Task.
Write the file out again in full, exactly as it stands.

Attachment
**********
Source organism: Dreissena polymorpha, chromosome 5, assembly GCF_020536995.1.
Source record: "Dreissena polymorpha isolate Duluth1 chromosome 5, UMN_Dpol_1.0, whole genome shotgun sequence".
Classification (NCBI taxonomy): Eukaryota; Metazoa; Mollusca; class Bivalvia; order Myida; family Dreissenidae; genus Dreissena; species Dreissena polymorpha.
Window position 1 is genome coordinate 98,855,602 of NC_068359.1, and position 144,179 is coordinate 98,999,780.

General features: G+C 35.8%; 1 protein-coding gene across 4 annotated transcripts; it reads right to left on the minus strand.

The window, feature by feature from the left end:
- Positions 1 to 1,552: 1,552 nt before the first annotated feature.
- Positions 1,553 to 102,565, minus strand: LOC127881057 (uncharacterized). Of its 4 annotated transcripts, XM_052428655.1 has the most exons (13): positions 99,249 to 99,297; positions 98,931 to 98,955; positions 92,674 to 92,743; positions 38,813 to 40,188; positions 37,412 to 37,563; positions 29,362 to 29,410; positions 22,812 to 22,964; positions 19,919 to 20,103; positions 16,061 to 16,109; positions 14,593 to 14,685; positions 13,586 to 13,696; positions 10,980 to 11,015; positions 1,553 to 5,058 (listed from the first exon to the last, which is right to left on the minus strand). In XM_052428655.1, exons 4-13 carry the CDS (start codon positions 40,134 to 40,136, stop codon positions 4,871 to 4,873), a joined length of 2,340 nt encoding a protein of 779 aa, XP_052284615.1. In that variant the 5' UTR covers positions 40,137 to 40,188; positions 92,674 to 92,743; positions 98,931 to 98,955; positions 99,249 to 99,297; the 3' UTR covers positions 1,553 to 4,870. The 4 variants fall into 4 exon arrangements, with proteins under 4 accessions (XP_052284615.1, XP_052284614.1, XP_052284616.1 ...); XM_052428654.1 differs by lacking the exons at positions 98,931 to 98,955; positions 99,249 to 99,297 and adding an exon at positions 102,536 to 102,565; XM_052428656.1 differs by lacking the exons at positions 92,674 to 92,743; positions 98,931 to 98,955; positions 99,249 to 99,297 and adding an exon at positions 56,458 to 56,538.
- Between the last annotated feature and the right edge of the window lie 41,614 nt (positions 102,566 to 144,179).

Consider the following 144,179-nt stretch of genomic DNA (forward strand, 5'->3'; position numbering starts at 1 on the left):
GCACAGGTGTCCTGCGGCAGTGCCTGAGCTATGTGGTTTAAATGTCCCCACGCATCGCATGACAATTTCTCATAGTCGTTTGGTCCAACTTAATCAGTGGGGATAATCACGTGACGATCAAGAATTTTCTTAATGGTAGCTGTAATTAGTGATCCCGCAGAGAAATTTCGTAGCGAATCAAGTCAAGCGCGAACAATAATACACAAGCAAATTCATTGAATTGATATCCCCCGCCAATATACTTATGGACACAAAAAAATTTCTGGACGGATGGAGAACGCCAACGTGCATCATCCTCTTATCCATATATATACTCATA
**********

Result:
Source organism: Dreissena polymorpha, chromosome 5, assembly GCF_020536995.1.
Source record: "Dreissena polymorpha isolate Duluth1 chromosome 5, UMN_Dpol_1.0, whole genome shotgun sequence".
Classification (NCBI taxonomy): Eukaryota; Metazoa; Mollusca; class Bivalvia; order Myida; family Dreissenidae; genus Dreissena; species Dreissena polymorpha.
Window position 1 is genome coordinate 98,855,602 of NC_068359.1, and position 144,179 is coordinate 98,999,780.

General features: G+C 35.8%; 1 protein-coding gene across 4 annotated transcripts; it reads right to left on the minus strand.

The window, feature by feature from the left end:
- Positions 1 to 1,552: 1,552 nt before the first annotated feature.
- Positions 1,553 to 102,565, minus strand: LOC127881057 (uncharacterized). Of its 4 annotated transcripts, XM_052428655.1 has the most exons (13): positions 99,249 to 99,297; positions 98,931 to 98,955; positions 92,674 to 92,743; positions 38,813 to 40,188; positions 37,412 to 37,563; positions 29,362 to 29,410; positions 22,812 to 22,964; positions 19,919 to 20,103; positions 16,061 to 16,109; positions 14,593 to 14,685; positions 13,586 to 13,696; positions 10,980 to 11,015; positions 1,553 to 5,058 (listed from the first exon to the last, which is right to left on the minus strand). In XM_052428655.1, exons 4-13 carry the CDS (start codon positions 40,134 to 40,136, stop codon positions 4,871 to 4,873), a joined length of 2,340 nt encoding a protein of 779 aa, XP_052284615.1. In that variant the 5' UTR covers positions 40,137 to 40,188; positions 92,674 to 92,743; positions 98,931 to 98,955; positions 99,249 to 99,297; the 3' UTR covers positions 1,553 to 4,870. The 4 variants fall into 4 exon arrangements, with proteins under 4 accessions (XP_052284615.1, XP_052284614.1, XP_052284616.1 ...); XM_052428654.1 differs by lacking the exons at positions 98,931 to 98,955; positions 99,249 to 99,297 and adding an exon at positions 102,536 to 102,565; XM_052428656.1 differs by lacking the exons at positions 92,674 to 92,743; positions 98,931 to 98,955; positions 99,249 to 99,297 and adding an exon at positions 56,458 to 56,538.
- Between the last annotated feature and the right edge of the window lie 41,614 nt (positions 102,566 to 144,179).

Consider the following 144,179-nt stretch of genomic DNA (forward strand, 5'->3'; position numbering starts at 1 on the left):
GCACAGGTGTCCTGCGGCAGTGCCTGAGCTATGTGGTTTAAATGTCCCCACGCATCGCATGACAATTTCTCATAGTCGTTTGGTCCAACTTAATCAGTGGGGATAATCACGTGACGATCAAGAATTTTCTTAATGGTAGCTGTAATTAGTGATCCCGCAGAGAAATTTCGTAGCGAATCAAGTCAAGCGCGAACAATAATACACAAGCAAATTCATTGAATTGATATCCCCCGCCAATATACTTATGGACACAAAAAAATTTCTGGACGGATGGAGAACGCCAACGTGCATCATCCTCTTATCCATATATATACTCATA